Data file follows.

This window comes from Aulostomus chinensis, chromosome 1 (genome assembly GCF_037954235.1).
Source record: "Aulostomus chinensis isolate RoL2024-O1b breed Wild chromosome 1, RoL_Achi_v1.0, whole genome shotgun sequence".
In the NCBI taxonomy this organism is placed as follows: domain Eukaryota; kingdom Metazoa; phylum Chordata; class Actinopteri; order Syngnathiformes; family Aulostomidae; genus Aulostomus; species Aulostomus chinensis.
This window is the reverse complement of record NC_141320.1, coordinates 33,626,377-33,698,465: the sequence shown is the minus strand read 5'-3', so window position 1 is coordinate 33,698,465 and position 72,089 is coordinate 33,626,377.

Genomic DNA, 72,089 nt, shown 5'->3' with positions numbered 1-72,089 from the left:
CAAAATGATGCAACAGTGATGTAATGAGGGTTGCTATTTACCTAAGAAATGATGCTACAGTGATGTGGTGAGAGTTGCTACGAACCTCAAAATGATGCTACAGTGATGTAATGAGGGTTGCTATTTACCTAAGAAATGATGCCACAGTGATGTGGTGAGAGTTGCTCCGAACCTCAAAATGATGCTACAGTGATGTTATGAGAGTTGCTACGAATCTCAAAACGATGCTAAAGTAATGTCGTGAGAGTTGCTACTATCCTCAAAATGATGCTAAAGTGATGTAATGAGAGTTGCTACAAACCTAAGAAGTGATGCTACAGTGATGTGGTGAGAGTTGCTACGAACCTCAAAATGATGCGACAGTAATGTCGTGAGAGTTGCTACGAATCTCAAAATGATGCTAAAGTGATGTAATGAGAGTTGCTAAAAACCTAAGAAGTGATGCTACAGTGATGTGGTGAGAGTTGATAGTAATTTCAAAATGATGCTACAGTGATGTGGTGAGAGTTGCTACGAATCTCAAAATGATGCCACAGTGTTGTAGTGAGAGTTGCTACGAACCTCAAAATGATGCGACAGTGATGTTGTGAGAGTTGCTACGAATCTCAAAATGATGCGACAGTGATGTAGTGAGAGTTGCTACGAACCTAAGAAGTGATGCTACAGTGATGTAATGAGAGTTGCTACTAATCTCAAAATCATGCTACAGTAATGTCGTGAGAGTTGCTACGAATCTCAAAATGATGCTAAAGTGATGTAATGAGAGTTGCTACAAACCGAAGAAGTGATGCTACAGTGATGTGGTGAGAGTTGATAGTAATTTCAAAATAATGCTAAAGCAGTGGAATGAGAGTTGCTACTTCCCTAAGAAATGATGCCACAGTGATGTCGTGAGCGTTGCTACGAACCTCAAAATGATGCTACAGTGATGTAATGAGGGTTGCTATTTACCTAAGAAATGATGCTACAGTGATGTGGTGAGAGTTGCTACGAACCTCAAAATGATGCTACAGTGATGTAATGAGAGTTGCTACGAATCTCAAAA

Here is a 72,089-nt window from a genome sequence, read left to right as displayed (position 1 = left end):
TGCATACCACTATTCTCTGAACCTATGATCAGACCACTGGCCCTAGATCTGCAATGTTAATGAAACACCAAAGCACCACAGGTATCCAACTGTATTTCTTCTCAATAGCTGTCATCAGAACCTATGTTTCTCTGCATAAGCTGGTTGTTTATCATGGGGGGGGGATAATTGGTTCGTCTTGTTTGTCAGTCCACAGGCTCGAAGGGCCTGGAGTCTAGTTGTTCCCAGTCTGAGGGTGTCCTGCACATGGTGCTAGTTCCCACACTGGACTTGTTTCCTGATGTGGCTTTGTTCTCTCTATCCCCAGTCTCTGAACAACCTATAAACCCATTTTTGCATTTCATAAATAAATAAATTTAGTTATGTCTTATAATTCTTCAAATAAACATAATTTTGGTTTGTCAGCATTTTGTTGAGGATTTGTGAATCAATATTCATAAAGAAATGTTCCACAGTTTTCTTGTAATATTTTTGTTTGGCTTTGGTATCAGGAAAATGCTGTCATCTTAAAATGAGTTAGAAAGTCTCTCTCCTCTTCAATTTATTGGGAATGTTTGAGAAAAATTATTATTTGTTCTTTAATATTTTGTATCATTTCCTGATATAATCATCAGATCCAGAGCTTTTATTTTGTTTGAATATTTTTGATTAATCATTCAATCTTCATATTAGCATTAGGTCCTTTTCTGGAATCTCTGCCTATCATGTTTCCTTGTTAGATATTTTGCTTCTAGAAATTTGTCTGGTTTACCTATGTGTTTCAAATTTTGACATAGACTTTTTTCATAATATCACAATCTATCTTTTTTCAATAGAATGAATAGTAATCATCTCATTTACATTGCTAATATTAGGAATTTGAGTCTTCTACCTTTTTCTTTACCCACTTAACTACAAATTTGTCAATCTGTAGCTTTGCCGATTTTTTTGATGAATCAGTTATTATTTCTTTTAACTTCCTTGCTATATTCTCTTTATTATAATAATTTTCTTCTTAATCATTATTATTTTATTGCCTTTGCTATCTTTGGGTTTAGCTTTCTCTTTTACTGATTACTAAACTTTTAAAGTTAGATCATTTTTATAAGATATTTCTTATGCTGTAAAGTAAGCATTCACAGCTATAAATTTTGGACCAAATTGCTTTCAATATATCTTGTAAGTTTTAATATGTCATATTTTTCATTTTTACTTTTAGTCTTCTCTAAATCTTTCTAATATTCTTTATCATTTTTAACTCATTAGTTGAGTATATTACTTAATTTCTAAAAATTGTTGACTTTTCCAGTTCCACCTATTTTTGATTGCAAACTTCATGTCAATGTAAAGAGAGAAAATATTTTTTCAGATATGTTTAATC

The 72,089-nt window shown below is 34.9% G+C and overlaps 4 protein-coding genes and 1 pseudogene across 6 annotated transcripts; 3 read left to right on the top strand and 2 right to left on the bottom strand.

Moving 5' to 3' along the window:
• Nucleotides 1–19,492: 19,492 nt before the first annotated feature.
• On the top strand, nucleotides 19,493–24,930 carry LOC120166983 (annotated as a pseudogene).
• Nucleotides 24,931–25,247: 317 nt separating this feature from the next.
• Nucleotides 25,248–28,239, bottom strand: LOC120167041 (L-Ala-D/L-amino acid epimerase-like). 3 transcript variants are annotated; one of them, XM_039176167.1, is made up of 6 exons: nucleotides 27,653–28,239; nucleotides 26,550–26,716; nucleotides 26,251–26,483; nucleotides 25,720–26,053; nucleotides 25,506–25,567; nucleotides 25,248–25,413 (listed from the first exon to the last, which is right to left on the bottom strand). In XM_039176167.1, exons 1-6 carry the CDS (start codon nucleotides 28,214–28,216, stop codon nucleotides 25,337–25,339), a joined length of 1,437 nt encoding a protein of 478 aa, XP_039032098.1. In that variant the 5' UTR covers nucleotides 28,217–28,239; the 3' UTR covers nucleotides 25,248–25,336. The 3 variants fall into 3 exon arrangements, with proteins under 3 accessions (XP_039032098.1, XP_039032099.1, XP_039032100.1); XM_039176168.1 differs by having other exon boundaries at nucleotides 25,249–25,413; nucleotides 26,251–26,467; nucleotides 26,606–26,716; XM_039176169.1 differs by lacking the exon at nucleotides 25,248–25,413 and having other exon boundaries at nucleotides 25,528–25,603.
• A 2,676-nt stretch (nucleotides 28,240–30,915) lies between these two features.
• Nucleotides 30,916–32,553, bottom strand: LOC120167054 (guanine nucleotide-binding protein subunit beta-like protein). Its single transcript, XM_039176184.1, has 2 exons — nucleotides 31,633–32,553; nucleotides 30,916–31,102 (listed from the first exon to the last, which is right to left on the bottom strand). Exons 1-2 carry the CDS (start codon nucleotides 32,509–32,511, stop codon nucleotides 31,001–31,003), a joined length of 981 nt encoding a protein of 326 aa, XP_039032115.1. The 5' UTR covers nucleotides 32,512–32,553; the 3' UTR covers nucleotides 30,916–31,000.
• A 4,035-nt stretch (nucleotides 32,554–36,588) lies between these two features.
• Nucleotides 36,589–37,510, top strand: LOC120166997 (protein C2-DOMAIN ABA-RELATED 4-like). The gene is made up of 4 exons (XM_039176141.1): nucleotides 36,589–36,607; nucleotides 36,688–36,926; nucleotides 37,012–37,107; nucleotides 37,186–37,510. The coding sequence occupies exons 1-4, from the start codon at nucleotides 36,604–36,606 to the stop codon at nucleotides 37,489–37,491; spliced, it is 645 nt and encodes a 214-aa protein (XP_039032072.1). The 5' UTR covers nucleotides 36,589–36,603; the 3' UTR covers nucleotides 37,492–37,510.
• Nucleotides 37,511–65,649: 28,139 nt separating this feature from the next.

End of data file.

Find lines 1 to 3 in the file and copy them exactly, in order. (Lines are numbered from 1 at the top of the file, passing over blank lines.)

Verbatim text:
This window comes from Aulostomus chinensis, chromosome 1 (genome assembly GCF_037954235.1).
Source record: "Aulostomus chinensis isolate RoL2024-O1b breed Wild chromosome 1, RoL_Achi_v1.0, whole genome shotgun sequence".
In the NCBI taxonomy this organism is placed as follows: domain Eukaryota; kingdom Metazoa; phylum Chordata; class Actinopteri; order Syngnathiformes; family Aulostomidae; genus Aulostomus; species Aulostomus chinensis.